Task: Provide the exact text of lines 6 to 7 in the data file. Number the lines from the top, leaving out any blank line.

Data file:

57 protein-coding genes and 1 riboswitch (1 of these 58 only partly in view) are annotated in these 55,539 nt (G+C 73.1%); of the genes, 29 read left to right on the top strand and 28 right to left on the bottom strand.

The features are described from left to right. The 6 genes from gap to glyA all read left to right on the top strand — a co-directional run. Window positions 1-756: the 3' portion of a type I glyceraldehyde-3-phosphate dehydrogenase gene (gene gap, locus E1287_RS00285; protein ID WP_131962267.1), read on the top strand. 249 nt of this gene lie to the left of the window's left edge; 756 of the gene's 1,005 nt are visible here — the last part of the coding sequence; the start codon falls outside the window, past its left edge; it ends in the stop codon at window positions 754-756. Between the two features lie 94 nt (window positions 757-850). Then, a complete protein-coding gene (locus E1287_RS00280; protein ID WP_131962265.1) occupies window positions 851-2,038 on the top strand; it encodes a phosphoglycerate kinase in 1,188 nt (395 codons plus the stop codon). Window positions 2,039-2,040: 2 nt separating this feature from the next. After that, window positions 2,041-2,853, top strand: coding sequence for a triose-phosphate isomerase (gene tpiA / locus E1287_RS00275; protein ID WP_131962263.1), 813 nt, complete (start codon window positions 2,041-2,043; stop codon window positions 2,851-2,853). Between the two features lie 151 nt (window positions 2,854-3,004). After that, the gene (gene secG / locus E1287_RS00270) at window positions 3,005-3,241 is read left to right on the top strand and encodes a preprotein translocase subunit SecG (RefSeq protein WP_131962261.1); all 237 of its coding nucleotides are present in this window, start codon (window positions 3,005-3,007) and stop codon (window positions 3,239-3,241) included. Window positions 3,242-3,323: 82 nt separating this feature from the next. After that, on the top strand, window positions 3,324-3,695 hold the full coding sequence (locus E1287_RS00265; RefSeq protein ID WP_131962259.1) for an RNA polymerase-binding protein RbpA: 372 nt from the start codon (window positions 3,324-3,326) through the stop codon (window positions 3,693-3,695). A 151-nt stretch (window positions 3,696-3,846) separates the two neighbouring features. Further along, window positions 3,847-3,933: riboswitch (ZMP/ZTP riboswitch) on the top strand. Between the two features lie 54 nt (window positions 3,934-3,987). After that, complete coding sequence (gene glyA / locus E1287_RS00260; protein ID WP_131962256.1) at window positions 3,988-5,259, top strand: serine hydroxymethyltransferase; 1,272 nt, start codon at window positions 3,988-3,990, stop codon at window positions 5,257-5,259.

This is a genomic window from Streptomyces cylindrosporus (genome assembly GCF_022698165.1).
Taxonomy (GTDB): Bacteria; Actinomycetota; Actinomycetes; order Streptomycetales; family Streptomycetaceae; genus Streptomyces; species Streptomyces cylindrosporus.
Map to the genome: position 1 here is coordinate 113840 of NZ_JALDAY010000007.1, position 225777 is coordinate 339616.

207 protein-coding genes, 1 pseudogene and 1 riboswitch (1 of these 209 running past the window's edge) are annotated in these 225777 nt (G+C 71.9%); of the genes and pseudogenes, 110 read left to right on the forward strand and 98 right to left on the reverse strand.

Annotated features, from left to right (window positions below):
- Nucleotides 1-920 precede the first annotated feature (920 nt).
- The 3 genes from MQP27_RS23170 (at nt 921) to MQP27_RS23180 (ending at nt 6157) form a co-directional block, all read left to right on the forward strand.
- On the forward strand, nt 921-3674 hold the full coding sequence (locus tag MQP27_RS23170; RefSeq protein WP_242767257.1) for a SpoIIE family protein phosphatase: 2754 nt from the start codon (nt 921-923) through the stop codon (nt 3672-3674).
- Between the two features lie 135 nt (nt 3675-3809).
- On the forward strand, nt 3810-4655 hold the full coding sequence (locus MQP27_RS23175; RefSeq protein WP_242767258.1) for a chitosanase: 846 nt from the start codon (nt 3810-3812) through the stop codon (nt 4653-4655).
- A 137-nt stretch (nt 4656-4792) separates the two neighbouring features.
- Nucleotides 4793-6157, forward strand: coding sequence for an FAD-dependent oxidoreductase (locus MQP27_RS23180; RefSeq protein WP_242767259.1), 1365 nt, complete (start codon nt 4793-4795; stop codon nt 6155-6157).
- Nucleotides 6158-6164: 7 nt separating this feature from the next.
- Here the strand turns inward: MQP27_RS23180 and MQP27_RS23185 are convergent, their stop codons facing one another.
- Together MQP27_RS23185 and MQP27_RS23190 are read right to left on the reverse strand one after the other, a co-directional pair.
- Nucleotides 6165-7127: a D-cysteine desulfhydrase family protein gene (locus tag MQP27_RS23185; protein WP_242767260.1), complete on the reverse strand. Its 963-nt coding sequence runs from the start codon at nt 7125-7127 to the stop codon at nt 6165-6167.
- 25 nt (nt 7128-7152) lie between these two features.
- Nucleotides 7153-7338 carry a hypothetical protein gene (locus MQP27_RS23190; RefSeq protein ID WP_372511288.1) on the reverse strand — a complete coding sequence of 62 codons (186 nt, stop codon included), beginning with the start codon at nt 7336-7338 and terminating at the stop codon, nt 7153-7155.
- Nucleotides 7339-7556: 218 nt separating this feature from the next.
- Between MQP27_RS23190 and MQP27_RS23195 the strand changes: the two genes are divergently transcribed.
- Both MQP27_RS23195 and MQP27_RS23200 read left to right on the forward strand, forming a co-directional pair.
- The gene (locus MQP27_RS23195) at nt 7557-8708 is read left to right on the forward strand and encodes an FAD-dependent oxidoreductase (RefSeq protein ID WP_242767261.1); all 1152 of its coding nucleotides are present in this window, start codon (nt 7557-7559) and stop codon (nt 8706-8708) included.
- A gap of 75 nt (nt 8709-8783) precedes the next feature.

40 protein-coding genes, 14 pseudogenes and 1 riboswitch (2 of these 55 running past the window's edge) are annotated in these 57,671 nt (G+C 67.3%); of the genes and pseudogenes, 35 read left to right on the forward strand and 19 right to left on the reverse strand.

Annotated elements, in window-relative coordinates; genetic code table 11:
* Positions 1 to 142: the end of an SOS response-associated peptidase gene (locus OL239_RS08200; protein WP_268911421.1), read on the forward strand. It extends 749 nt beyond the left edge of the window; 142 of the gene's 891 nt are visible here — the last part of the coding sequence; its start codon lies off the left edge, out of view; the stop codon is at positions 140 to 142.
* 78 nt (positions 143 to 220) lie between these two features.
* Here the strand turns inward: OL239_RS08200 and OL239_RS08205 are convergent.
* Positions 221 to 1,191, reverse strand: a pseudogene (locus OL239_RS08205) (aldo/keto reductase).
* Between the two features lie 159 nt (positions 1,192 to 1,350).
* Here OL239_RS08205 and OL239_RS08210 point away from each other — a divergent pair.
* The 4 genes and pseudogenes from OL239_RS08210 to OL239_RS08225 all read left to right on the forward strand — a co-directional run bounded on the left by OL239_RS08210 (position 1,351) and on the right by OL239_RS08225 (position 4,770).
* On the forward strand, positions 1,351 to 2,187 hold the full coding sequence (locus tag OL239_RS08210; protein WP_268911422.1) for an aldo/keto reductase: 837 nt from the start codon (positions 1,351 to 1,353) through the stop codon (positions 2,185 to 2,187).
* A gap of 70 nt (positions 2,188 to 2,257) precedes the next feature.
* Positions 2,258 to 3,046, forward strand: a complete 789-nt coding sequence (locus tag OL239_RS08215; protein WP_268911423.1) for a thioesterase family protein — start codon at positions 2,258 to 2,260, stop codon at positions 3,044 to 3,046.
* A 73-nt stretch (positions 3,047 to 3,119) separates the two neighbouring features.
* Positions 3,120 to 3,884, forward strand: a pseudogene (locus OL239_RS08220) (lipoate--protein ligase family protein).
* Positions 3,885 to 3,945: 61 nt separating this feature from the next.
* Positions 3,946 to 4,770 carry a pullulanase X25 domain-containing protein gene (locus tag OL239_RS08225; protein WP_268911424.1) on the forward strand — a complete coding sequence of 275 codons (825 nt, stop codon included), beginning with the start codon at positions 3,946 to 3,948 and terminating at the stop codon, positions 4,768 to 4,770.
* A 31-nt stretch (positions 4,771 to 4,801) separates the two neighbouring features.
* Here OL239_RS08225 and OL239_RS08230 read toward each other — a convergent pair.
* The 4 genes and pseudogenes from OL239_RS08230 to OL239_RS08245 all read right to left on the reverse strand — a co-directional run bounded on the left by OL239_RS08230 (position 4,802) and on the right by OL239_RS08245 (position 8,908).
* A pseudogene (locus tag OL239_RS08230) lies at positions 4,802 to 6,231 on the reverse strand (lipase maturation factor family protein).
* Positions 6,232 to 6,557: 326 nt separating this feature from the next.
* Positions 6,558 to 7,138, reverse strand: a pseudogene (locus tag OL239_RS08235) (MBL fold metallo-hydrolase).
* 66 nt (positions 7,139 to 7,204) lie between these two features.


207 protein-coding genes, 1 pseudogene and 1 riboswitch (1 of these 209 running past the window's edge) are annotated in these 225777 nt (G+C 71.9%); of the genes and pseudogenes, 110 read left to right on the forward strand and 98 right to left on the reverse strand.

Annotated features, from left to right (window positions below):